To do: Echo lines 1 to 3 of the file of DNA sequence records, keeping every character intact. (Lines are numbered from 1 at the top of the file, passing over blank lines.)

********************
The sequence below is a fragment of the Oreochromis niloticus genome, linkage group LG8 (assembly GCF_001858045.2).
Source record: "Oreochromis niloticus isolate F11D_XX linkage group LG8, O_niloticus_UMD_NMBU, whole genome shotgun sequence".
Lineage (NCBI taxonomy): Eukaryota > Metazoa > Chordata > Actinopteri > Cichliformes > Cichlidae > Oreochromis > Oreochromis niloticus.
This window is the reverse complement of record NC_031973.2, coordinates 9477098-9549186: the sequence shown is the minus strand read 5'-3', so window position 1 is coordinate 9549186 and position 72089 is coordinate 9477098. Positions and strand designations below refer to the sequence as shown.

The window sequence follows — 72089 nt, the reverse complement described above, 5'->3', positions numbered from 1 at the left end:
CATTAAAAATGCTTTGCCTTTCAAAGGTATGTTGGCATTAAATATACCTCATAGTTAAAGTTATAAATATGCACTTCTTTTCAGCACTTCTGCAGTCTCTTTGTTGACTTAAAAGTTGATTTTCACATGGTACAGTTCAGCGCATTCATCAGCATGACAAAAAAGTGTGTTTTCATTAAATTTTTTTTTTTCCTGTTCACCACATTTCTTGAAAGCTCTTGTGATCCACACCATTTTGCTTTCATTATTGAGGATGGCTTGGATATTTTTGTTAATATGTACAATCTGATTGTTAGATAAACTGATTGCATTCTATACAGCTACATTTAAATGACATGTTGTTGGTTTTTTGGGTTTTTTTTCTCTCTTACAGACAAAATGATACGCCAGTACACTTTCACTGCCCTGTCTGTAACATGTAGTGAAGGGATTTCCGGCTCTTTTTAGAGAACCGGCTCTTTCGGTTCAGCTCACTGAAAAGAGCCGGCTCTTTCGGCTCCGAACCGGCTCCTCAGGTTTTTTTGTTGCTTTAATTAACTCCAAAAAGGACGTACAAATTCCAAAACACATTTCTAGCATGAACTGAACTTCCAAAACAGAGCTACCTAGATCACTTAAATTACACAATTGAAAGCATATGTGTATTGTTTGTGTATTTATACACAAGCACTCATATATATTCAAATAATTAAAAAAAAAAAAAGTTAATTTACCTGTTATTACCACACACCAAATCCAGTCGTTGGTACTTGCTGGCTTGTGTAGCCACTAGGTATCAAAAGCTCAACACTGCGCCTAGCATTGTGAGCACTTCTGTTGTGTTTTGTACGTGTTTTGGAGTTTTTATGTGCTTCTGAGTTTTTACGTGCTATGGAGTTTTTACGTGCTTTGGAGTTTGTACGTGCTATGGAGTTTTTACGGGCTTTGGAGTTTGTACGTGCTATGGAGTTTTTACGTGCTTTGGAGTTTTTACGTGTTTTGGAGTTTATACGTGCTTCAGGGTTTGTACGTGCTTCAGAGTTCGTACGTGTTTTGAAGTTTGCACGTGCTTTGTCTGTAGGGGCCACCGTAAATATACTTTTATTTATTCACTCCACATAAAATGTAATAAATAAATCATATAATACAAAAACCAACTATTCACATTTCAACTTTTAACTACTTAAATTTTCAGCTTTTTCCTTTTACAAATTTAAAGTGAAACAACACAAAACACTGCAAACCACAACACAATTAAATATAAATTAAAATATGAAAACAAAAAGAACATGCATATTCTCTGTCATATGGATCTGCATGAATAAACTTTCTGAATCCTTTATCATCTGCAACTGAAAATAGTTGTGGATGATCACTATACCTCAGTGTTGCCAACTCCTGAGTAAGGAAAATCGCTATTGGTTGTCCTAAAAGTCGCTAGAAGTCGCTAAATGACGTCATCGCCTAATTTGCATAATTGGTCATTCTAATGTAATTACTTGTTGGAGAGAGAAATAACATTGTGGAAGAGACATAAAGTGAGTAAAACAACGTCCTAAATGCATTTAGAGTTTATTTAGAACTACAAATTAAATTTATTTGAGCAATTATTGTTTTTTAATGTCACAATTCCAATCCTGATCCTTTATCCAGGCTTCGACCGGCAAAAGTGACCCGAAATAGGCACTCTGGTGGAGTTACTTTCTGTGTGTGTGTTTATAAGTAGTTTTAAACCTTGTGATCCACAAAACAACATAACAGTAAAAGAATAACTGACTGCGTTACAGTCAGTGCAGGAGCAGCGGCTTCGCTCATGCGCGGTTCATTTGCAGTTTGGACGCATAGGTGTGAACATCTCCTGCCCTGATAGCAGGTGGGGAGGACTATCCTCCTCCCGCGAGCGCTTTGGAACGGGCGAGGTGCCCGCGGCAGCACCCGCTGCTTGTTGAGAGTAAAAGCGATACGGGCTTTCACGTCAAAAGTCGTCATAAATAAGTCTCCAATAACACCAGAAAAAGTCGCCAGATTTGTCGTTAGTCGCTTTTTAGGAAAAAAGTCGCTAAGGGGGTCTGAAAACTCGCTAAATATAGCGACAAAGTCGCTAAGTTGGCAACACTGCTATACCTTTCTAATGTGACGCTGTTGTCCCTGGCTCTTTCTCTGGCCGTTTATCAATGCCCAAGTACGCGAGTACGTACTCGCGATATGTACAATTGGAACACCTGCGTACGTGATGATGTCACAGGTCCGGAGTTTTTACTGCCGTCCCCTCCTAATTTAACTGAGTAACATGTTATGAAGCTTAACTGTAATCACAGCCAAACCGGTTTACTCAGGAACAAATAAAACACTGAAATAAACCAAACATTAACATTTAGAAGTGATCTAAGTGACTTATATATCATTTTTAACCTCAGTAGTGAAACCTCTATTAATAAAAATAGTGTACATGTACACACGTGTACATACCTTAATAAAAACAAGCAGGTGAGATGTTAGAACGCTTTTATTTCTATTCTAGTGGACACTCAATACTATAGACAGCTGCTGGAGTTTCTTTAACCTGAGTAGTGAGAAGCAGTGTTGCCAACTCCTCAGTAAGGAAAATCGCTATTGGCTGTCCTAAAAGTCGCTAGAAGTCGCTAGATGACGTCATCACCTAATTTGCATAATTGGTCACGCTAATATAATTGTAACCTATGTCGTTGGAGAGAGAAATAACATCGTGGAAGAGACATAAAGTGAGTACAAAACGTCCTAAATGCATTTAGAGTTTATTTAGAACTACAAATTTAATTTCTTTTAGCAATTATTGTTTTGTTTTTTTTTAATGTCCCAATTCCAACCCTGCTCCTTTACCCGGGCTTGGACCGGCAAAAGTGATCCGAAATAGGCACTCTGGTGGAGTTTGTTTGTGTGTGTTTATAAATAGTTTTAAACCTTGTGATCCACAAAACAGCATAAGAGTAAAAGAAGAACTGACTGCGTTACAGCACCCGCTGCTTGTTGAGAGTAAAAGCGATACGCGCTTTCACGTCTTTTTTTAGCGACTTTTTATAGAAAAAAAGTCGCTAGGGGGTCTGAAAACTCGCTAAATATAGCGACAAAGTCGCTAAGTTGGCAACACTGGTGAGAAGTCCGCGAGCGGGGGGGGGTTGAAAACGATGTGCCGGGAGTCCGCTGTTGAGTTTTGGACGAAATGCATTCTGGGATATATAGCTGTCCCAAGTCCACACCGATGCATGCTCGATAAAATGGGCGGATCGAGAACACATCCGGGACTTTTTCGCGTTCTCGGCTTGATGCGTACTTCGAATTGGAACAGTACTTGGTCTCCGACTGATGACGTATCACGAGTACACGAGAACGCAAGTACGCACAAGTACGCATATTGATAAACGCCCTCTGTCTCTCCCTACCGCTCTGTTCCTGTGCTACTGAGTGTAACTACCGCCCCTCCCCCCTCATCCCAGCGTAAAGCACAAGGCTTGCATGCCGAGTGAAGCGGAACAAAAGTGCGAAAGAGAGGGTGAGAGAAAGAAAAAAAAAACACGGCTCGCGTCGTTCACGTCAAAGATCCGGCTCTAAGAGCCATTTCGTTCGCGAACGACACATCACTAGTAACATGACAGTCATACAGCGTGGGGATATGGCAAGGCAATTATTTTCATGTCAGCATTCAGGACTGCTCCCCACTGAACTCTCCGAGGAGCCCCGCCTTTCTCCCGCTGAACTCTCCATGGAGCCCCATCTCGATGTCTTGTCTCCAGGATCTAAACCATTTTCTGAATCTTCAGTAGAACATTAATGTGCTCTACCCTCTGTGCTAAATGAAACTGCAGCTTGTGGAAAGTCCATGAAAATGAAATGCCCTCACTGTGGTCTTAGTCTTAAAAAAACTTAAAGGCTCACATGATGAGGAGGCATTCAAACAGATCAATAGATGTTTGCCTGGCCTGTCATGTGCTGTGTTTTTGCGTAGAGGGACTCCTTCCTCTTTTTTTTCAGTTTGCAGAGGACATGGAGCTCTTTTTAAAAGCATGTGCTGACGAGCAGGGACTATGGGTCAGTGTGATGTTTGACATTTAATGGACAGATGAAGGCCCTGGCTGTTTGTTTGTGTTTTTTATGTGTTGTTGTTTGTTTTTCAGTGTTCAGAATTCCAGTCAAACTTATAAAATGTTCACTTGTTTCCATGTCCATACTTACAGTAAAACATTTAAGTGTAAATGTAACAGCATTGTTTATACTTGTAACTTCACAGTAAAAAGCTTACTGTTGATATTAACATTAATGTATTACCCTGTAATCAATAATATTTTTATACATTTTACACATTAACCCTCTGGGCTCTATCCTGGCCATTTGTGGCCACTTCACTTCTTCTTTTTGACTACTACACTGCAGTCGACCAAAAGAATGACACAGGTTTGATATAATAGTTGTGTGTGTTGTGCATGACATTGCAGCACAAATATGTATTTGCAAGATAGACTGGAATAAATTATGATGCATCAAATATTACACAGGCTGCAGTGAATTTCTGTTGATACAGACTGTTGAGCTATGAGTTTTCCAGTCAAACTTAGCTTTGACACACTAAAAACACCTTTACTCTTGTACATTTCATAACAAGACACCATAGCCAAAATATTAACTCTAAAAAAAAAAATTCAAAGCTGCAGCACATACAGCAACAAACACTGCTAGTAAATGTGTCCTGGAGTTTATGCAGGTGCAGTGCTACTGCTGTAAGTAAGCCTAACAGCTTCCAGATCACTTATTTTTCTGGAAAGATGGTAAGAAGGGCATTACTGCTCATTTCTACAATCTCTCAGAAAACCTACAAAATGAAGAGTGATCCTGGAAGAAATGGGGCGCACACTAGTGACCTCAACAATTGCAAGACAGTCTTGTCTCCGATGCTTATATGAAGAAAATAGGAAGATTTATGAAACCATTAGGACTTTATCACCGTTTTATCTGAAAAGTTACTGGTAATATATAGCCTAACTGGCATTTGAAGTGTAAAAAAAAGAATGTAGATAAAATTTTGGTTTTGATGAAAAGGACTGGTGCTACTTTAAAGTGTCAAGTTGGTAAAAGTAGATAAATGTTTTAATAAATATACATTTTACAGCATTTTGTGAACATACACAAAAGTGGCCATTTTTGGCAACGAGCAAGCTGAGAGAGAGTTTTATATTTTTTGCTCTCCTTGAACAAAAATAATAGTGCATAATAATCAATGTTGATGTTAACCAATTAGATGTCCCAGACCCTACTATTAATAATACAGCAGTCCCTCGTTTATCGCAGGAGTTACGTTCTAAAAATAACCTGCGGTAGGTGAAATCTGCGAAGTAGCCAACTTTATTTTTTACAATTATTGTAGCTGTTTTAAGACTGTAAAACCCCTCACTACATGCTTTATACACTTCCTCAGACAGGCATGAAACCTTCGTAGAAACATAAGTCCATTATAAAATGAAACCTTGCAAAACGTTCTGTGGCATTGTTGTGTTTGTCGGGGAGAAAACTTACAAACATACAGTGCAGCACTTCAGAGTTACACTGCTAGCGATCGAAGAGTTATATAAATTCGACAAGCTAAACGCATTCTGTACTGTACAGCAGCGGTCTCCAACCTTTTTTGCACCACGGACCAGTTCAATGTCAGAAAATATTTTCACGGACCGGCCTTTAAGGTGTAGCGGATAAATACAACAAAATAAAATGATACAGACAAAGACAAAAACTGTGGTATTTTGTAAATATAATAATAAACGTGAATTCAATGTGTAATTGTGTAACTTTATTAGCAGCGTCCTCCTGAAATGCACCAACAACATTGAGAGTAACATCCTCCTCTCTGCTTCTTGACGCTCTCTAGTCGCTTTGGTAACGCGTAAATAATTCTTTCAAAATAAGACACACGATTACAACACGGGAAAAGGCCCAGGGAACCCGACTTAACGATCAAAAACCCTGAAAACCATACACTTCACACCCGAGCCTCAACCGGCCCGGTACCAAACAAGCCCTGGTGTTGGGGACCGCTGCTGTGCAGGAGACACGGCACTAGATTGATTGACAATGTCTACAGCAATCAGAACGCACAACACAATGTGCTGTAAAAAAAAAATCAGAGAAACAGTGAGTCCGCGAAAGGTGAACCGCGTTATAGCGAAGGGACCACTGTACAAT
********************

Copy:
The sequence below is a fragment of the Oreochromis niloticus genome, linkage group LG8 (assembly GCF_001858045.2).
Source record: "Oreochromis niloticus isolate F11D_XX linkage group LG8, O_niloticus_UMD_NMBU, whole genome shotgun sequence".
Lineage (NCBI taxonomy): Eukaryota > Metazoa > Chordata > Actinopteri > Cichliformes > Cichlidae > Oreochromis > Oreochromis niloticus.